In the early hours of this morning (as I write) I had a dream. In it I was to meet an unknown relative from another country at the grave of a lady I knew in childhood as Aunt Marjory, in order to pay our respects. However, to my surprise, as I approached the location I saw that a good number of my relatives, who knew Marjory much better than I, had arrived before me to do likewise and honour this quiet humble lady who died in 1965. In the light of my current train of thinking on this Blog, when waking from the dream, I remembered that this lady too had been one who was known in older Highland Presbyterian circles as having access to the ‘Secret of the Lord’.
Now it may simply have been a dream .. and I lay no emphasis on it – but it was certainly enough to prompt me to write this short article in her memory and to acknowledge her humility, simple faith and deep spirituality.
Given that I was only 11 years of age at the time of her death unfortunately I do not recall much detail about her. My last memories of her were in the home of her brother Charles at Dalmagarry Farm where she was living shortly before her death.
Marjory was in fact a first cousin of my mother (Isabella McQueen). Marjory was born in 1914 and remained single throughout her life. As I have indicated she had the gift, at times, of seeing into the future and could often tell beforehand if a death was imminent in the community. It is my distinct memory that my own parents were dismissive of such things – why I do not know – but children do not normally question such matters – even if they are of interest which, I must confess, at the time, they were not. How I wish today I had paid more attention!
I might have known no more than what I have already related, scant as it is, but at a family reunion a few years ago another relative recounted a story about Marjory which revealed something of the realm in which she lived. Later I asked her if she would be willing to record the story and I am grateful to her for having done so. This is what she wrote –
‘When I was eight years old, my Auntie Marjory came to my home in Aberdeen to help my mother and granny in nursing my grandad in his last days. My maternal grandparents lived with us. Three years before, my grandad had suffered a stroke which severely affected his mobility. He was cared for at home for all of that time, and was mostly bed-bound. The living-room in the house had a very large, rectangular alcove – a bit like the box-bed area in old houses – and Grandad’s bed was there so that he remained at the centre of family life.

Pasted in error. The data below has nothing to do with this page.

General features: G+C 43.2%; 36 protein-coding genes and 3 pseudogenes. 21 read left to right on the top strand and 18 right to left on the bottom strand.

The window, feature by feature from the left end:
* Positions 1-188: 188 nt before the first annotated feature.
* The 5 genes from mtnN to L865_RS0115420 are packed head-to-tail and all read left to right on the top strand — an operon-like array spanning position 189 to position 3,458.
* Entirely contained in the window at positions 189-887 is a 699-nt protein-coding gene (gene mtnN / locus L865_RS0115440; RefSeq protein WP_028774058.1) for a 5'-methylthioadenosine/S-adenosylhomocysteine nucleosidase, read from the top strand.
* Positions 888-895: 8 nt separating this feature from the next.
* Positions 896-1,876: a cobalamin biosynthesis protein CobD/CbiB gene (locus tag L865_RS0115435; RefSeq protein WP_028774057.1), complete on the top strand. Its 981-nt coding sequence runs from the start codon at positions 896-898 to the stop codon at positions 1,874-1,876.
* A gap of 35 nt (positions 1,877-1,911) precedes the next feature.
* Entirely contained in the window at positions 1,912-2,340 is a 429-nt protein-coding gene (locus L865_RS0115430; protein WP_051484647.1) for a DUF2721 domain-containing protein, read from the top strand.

Latterly, he became increasingly frail and his health deteriorated. When it was clear that he was terminally ill Auntie Marjory, who was untrained but a born nurse, and a very practical person, came to stay to help with his care. Grandad got to the stage where he was drifting into unconsciousness for much of the time.
Our meals were taken in the kitchen, a single-storey, fairly long room, leading off the living-room, at the back of the house. One day, at lunch (called dinner in those days!) the family sat at the table, quietly eating our meal. Auntie Marjory was sitting at one end of the table and I was next to her in the first chair on the long side. I became aware that I could hear singing and that it appeared to come from overhead; it was as though a window had opened in the roof and I lifted my head to see, to listen. I saw nothing, but I heard the most beautiful, glorious singing which was moving upwards, and the abiding feeling was that it was a song of pure joy. As I listened I saw that Auntie Marjory was watching me; she said, quietly, “Do you hear them?” I said “Yes” and, with that, it was as though the window closed and I heard no more. Auntie Marjory just gave a little nod and we both carried on with our meal. It had lasted just a few seconds. Two days after, my grandad died. His was the first death I had any connection with, I was sad, but I knew where he had gone, there is no doubt.’
Part of an obituary, which appeared in a local paper at the time of Marjory’s death read –
‘She (Marjory) was the eldest daughter of the late Mr and Mrs Andrew MacQueen, whose forebears could be traced back as natives of the Strath (Strathdearn) for hundreds of years. She excelled in the arts of homecraft and loved helping others. Nothing was too much of a bother for her. She loved children and they loved her. She had inherited her mother’s gentleness, courtesy and smile, and her help was often called on when sympathy, affection and skilled nursing were required, and readily given; in fact she worthily upheld the Dalmagarry traditions.’
Marjory died of cancer in 1965 aged just 53.
‘Blessed are the dead who die in the Lord.’ ‘Yes,’ says the Spirit, ‘they will rest from their labours, for their deeds follow them.’
Revelation 14:13 (NRSV)